We had a good round of meeting/s in Anaipallam earlier this week. The context  was broadly forest management with one round of meetings to understand the current  VFC system and another to discuss the operational details of the FRA.

We have been in touch with a group of 3 youth for the last 5-6 months during the FRA meetings in Pillur. These 3 along with some others farmers want to resetlle in Mel Pillur and hence their involvement in these meetings. One of these men, Malai Murugan also travelled with us to Orissa to look at community forestry there. On coming back, Anaipallam asked us to participate in a village meeting this week  to discuss the FRA . The discussions with  the village headman – Man Marudhan and some others threw up the idea of them wanting our help with setting up a godown and possibly a production centre in the village. The village has about 78 odd farmers with titled revenue land of about 2-3 acres on an average.  There are also farmers owning only a few cents.

They seem to have given the idea some thought – the land where a godown could be built has been identified, though they are yet to ask the owner; it has both water and electricity. The investment for the godown, they want help with. So what about working capital, i asked them – they said if they were to start a fund of Rs 100/month/HH; they would have about Rs 15000 in about 3 months. The rest, they said they had 3 SHGs working in the village, all of whom are applying for loans of about Rs 60000/ each and then the VFC has about Rs 80,000 which they could avail of, if they repaid an outstanding loan of Rs 8000/-

I realized that there were many things that could go wrong with these plans and they might actually not be able to mobilize this money but the fact that they were willing to give it a shot and had planned it. Also all of these actually require quite of bit of collective effort, which they seem confident of.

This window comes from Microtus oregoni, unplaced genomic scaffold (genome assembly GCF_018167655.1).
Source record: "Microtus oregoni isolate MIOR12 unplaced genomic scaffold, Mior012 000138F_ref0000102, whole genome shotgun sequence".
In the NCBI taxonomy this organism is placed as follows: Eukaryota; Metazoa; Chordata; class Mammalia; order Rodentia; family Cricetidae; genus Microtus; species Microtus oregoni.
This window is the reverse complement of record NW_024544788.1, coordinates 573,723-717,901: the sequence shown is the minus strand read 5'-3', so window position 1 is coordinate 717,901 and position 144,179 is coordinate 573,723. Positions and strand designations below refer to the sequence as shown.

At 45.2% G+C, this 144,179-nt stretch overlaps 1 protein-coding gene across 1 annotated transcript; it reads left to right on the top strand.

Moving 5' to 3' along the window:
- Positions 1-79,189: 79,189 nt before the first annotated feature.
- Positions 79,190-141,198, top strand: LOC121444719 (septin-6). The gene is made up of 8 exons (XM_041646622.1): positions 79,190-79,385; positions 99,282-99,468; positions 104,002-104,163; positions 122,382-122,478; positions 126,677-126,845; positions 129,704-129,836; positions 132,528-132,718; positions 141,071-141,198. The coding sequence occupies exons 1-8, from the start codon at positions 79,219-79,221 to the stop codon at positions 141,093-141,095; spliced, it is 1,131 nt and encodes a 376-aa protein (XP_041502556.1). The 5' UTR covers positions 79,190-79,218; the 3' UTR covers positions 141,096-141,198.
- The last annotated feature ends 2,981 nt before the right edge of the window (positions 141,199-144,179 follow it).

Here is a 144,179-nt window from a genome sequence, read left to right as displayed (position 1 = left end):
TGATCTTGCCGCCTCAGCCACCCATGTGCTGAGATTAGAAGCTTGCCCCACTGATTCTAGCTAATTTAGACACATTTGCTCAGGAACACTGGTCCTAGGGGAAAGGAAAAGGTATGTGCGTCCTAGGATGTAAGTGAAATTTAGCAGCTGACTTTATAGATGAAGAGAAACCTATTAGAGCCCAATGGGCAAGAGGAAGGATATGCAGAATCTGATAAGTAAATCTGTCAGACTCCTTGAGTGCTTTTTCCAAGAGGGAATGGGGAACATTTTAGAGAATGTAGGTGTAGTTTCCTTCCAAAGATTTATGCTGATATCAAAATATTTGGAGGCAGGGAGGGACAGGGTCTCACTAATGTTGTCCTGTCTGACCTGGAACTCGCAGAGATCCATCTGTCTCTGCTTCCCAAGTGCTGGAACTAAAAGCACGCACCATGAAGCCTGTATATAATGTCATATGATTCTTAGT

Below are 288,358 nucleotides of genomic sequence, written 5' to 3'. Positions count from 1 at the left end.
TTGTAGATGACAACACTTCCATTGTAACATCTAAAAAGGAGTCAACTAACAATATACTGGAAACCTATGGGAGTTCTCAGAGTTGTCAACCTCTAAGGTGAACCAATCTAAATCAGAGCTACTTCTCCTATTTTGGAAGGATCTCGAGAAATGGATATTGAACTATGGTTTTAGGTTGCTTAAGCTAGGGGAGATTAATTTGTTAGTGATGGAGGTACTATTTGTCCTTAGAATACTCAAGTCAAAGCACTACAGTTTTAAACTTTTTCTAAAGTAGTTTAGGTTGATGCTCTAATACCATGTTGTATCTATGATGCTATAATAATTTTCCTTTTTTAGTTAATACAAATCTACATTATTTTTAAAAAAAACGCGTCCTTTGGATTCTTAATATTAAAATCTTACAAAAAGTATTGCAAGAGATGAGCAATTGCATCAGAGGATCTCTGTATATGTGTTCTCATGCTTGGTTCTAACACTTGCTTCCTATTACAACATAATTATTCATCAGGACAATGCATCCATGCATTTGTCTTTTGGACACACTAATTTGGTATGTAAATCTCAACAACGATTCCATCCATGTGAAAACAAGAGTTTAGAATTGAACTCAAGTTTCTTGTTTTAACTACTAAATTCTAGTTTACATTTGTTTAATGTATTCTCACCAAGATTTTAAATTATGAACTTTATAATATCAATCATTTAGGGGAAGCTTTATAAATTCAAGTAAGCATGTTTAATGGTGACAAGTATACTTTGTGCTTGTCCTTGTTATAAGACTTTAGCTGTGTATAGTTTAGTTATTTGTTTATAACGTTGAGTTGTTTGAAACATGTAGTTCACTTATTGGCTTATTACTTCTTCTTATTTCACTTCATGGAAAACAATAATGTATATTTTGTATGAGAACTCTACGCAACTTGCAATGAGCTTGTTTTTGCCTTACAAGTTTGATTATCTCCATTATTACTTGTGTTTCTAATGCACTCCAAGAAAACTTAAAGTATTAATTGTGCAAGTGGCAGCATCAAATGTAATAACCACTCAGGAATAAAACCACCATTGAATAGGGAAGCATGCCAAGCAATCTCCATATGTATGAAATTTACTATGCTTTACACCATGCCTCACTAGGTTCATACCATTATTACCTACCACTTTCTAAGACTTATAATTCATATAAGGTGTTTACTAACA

The produce they want to start with are coffee and pepper – about 3 tonnes of coffee and around 2 tonnes of pepper. We want to hold it all within the village and maybe start a unit to powder the coffee and label it and sell it. And then we can also buy silk cotton and make beds and sell those instead of selling the cotton, they said.

Eventually with the FRA, they will also be able to trade the shikekai, kadukkai, poochakai and eacham(hopefully by the next season).

We had invited MYRADA also to attend the FRA meeting and happily, the HADP community organiser came along. Many people in the village did not know that their village was part of a watershed project which HADP with MYRADA were implementing. So the both of them made a presentation of the plans under the watershed project and the other possibilities that the village could ask for. They immediately popped the question of the godown and the working capital.

This movement in Anaipallam is very encouraging because it points to the scenario of NTFP-based collective enterprise and community governance of forests,  mutually reinforcing each other. This in turn, we know has linkages with strengthening tribal identity, livelihoods and overall village governance.  With inputs on sustainable harvesting techniques, this initiative could prove that community goverance of forests is possible beyond the tokenistic provisions of JFM.

We should see how we can support this initiative. Even if we cannot muster the financial resources for this year, we can push HADP through the NGO sub-group for this and support just the capacity building(accounting, stocking etc) this year and support the institutional arrangement at the village level. Perhaps eventually, they could register as a producer company.

Archana, 3rd October, 2009